First Aid Kits with Naloxone and Defibrillators Installed in 28 City Buildings

First Aid Kits Installed at City Building Photo with Police Commissioner Bard, Mayor McGovern, and Chief Public Health Officer Claude Jacob
City Manager Louis A. DePasquale and Mayor Marc McGovern announced today the installation of publicly accessible first aid kits in 28 city buildings.
Each location has a “NaloxBox” kit mounted on the wall with two doses of the opioid overdose reversal medication naloxone (Narcan™), rubber gloves, and a rescue breathing device, as well as an AED cabinet with a defibrillator and a “Stop the Bleed” kit to stop traumatic bleeding. 
The city will also roll out on-site voluntary first aid training to all interested city employees that will cover CPR, defibrillator use, and how to reverse an overdose.
“A medical emergency can happen anytime and any place, and every second counts when someone isn’t breathing,” said City Manager Louis A. DePasquale. “A bystander giving someone CPR, administering naloxone, or restarting someone’s heart in the minute before an ambulance arrives can make the difference between life and death.” 
“We know that naloxone saves lives,” said Mayor Marc McGovern. “By having this simple-to-administer medication available in city buildings, we have the opportunity to prevent someone from dying from an overdose.” 
First aid kit locations include city hall, the Citywide Senior Center, youth centers, and the Department of Public Works. The city will explore additional locations in 2020.
“The first aid kits are a visible symbol of how much this city cares about people struggling with substance use disorders and are an important step in expanding naloxone access to bystanders,” said Police Commissioner Branville G. Bard, Jr., who co-chairs of the city’s newly formed Substance Use Advisory Committee. 
Commissioner Bard noted that all ProEMS medical personnel, fire department paramedics and EMTS, and police officers have access to naloxone. Collectively, they administer this life-saving medication over 100 times a year.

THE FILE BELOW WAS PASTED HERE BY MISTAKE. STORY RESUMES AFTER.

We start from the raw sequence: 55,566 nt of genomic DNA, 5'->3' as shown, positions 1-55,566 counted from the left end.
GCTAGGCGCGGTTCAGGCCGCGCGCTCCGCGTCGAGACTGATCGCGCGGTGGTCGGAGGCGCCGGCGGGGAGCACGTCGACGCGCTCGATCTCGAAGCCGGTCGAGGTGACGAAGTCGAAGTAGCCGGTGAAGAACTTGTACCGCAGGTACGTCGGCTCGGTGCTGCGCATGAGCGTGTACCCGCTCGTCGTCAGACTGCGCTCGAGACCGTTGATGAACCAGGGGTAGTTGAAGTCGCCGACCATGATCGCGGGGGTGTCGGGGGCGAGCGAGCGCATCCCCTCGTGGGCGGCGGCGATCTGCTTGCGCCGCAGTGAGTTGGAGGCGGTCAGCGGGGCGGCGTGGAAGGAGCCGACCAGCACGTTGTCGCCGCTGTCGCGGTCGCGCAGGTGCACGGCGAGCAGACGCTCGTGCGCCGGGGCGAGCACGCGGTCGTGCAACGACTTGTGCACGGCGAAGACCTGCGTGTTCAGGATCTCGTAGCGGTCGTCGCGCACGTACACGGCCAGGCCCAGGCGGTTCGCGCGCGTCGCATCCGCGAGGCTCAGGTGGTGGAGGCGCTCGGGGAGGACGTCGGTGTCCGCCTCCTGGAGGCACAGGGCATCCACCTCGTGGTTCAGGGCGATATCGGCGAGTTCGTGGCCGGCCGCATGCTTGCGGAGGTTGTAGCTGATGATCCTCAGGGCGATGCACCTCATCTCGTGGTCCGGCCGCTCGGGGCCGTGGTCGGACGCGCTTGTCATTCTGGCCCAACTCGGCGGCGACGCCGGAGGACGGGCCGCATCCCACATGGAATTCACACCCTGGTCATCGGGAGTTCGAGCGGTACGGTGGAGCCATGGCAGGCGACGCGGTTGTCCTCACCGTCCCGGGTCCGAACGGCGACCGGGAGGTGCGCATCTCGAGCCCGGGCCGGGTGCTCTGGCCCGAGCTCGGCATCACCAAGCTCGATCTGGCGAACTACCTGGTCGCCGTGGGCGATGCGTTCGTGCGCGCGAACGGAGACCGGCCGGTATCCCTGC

Naloxone cannot be misused and has no significant adverse side effects, making it safe to use in all situations, according to the health department. 

For residents who want to learn how to recognize and respond to an overdose, the Cambridge Public Health Department offers a free one-hour overdose prevention training every month. Information about the training is available on the health department’s website.

The health department also supports local businesses and nonprofits by offering free overdose prevention trainings for staff and helping them establish protocols for responding to overdoses on their premises. 
“We urge everyone to become familiar with the signs of overdose, which include unresponsiveness, slow or no breathing, and blue lips or fingertips” said Claude Jacob, the city’s Chief Public Health Officer and director of the Cambridge Public Health Department. “If you think someone is experiencing an overdose or is in any way incapacitated, please call 911 immediately.” 
For questions about this initiative or the free overdose prevention trainings, please contact Tali Schiller at the Cambridge Public Health Department at
Pictured (from left to right): Cambridge Police Commissioner Branville G. Bard, Jr., Mayor Marc McGovern, and Chief Public Health Officer Claude Jacob
Page was posted on 11/18/2019 5:19 PM
Page was last modified on 2/4/2020 11:09 AM
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